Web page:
An Interview with Charee’ Howard, D.O. Candidate



Interview with: Charee’ Howard, D.O. candidate at Nova Southeastern University College of Osteopathic Medicine, class of 2014; Nova Southeastern University is an Osteopathic Medical school located in Fort Lauderdale, Florida. Charee’ is also the current National Osteopathic Schools Co – Chair for the Student National Medical Association (2012-13) and on top of the other accolades, she has a rich history of upholding the values of SNMA through her chapter at Nova Southeastern University College of Osteopathic Medicine (Chapter Secretary of SNMA during her first year of medical school and Chapter President of SNMA during her second year).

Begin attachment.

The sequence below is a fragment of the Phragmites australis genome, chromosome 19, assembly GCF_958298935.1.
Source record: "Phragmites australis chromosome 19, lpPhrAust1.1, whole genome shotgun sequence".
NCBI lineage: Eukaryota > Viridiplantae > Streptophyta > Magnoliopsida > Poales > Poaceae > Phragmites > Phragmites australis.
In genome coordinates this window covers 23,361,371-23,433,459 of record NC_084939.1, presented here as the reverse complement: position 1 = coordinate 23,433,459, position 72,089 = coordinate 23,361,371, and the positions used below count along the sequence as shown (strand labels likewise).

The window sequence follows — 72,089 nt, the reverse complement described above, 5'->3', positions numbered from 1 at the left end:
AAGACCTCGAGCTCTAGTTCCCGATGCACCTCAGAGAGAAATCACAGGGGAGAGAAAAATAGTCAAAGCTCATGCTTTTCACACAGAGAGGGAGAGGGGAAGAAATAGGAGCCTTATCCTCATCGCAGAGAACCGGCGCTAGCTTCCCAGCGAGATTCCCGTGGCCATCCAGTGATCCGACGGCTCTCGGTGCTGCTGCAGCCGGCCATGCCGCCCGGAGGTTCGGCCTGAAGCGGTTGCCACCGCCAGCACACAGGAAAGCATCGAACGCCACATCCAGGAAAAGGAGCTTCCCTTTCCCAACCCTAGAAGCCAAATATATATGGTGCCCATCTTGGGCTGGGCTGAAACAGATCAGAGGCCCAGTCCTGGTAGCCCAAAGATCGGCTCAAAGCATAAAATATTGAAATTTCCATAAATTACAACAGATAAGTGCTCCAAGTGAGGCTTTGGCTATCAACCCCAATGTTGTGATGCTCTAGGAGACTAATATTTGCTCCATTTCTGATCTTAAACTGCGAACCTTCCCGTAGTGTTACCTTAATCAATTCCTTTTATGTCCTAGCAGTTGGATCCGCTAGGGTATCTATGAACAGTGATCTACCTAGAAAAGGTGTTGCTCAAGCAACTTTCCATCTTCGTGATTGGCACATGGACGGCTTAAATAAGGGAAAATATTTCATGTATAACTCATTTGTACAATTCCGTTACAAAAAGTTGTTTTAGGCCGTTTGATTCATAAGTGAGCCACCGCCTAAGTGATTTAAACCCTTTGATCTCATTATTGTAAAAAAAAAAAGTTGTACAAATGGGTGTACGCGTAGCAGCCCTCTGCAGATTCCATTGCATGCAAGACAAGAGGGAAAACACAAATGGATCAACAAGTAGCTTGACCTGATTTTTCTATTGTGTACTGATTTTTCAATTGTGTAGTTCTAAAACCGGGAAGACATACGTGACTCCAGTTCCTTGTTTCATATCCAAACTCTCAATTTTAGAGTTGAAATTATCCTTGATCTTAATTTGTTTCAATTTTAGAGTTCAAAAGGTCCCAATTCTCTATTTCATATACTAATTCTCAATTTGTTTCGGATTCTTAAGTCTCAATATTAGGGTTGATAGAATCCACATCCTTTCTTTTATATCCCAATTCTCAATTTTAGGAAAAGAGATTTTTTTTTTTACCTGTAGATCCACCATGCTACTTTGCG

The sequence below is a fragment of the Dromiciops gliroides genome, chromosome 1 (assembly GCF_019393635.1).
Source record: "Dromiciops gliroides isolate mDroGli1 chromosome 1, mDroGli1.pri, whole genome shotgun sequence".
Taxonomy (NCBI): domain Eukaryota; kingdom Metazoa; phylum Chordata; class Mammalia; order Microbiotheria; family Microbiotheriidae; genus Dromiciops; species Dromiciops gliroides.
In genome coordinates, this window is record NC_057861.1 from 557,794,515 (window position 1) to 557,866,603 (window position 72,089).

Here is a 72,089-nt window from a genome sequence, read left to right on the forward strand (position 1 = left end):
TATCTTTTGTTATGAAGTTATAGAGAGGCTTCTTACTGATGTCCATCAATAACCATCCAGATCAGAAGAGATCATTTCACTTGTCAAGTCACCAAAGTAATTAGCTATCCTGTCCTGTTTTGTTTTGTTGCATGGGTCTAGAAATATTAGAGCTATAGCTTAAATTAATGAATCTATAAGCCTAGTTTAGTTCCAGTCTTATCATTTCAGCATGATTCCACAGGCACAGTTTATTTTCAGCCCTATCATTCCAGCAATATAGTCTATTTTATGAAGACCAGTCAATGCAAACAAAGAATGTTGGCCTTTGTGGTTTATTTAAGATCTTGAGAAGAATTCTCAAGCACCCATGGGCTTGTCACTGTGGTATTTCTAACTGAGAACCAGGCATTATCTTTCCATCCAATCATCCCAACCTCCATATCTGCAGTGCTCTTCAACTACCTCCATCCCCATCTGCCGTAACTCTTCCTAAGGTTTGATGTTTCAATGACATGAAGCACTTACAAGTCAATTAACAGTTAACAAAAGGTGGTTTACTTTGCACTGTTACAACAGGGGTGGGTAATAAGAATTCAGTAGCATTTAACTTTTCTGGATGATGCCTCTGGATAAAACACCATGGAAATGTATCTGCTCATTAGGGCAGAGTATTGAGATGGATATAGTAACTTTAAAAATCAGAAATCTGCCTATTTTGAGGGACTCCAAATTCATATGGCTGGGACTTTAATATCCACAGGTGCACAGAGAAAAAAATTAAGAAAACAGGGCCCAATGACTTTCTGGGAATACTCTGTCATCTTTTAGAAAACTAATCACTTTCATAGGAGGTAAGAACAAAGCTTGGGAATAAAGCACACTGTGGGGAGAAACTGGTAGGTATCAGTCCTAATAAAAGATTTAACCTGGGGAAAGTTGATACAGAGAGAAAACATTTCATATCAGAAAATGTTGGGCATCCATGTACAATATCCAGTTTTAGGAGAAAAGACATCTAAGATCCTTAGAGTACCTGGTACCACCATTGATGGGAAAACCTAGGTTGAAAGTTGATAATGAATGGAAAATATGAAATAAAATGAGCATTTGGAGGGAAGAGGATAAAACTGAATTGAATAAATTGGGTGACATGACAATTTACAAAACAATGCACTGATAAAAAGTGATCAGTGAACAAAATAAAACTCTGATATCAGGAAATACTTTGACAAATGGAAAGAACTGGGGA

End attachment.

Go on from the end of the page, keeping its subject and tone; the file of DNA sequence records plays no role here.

Charee’ was born and raised on the south side of St. Petersburg, Florida. Her father died of a myocardial infarction when she was 18 months old and subsequently due to that circumstance, her mother was a single parent left to raise two daughters. Charee’ attended private pre-schools and started public school when she entered Kindergarten.  The importance of education was heavily emphasized in her house and words like “I can’t” and “I don’t care” were unacceptable. At a tender age her mother and older sister provided her with affirmation and assurance that she could do anything she put her mind to; no matter the trials and tribulations. Charee’ graduated cum laude from Boca Ciega High School – Center for Wellness and Medical Professions in 2002.  Throughout high school, she  remained active in sports, clubs (French Club, Mu Alpha Theta – Math Honor Society, National Honor Society, and etc.), and various leadership positions (Freshman Class Treasurer, Sophomore Class President, SGA Treasurer, Principal Advisory Committee, Captain/Co-Captain of the Volleyball Team and Basketball Team).  She received various awards (Ebony Scholars, Florida Bright Futures Scholarship, etc.).  Though Charee’ had been an honor student all of her life and passed her SAT and ACT, she struggled to pass the FCAT (a new standardized test in Florida that was experimented on her class to declare standards of passing and failing).  Luckily, she had the option of taking the HSCT (the old standardized test in Florida) after meeting the standard to pass the FCAT. However, she passed the HSCT with flying colors – missing less than five questions on the entire exam.